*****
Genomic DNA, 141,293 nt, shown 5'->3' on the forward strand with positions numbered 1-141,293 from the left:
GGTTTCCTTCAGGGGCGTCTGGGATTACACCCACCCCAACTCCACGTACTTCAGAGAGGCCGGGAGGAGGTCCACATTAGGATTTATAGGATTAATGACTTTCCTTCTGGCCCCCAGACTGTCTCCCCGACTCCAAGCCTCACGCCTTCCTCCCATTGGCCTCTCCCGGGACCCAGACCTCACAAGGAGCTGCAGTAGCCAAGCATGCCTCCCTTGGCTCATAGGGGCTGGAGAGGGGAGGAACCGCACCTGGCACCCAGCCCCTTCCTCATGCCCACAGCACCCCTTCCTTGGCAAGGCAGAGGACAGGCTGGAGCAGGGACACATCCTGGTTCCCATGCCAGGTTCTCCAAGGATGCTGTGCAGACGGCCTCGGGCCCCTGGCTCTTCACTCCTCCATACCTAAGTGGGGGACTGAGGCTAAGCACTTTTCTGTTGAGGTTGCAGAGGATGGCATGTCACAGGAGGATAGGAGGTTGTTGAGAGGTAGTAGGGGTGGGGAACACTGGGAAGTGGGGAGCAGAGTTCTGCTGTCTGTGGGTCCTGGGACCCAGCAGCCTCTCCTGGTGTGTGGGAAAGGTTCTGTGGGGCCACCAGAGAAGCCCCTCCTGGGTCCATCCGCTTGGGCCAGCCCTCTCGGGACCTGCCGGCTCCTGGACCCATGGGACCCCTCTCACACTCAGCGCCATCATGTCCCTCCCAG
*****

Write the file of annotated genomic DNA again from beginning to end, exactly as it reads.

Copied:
Genomic DNA, 141,293 nt, shown 5'->3' on the forward strand with positions numbered 1-141,293 from the left:
GGTTTCCTTCAGGGGCGTCTGGGATTACACCCACCCCAACTCCACGTACTTCAGAGAGGCCGGGAGGAGGTCCACATTAGGATTTATAGGATTAATGACTTTCCTTCTGGCCCCCAGACTGTCTCCCCGACTCCAAGCCTCACGCCTTCCTCCCATTGGCCTCTCCCGGGACCCAGACCTCACAAGGAGCTGCAGTAGCCAAGCATGCCTCCCTTGGCTCATAGGGGCTGGAGAGGGGAGGAACCGCACCTGGCACCCAGCCCCTTCCTCATGCCCACAGCACCCCTTCCTTGGCAAGGCAGAGGACAGGCTGGAGCAGGGACACATCCTGGTTCCCATGCCAGGTTCTCCAAGGATGCTGTGCAGACGGCCTCGGGCCCCTGGCTCTTCACTCCTCCATACCTAAGTGGGGGACTGAGGCTAAGCACTTTTCTGTTGAGGTTGCAGAGGATGGCATGTCACAGGAGGATAGGAGGTTGTTGAGAGGTAGTAGGGGTGGGGAACACTGGGAAGTGGGGAGCAGAGTTCTGCTGTCTGTGGGTCCTGGGACCCAGCAGCCTCTCCTGGTGTGTGGGAAAGGTTCTGTGGGGCCACCAGAGAAGCCCCTCCTGGGTCCATCCGCTTGGGCCAGCCCTCTCGGGACCTGCCGGCTCCTGGACCCATGGGACCCCTCTCACACTCAGCGCCATCATGTCCCTCCCAG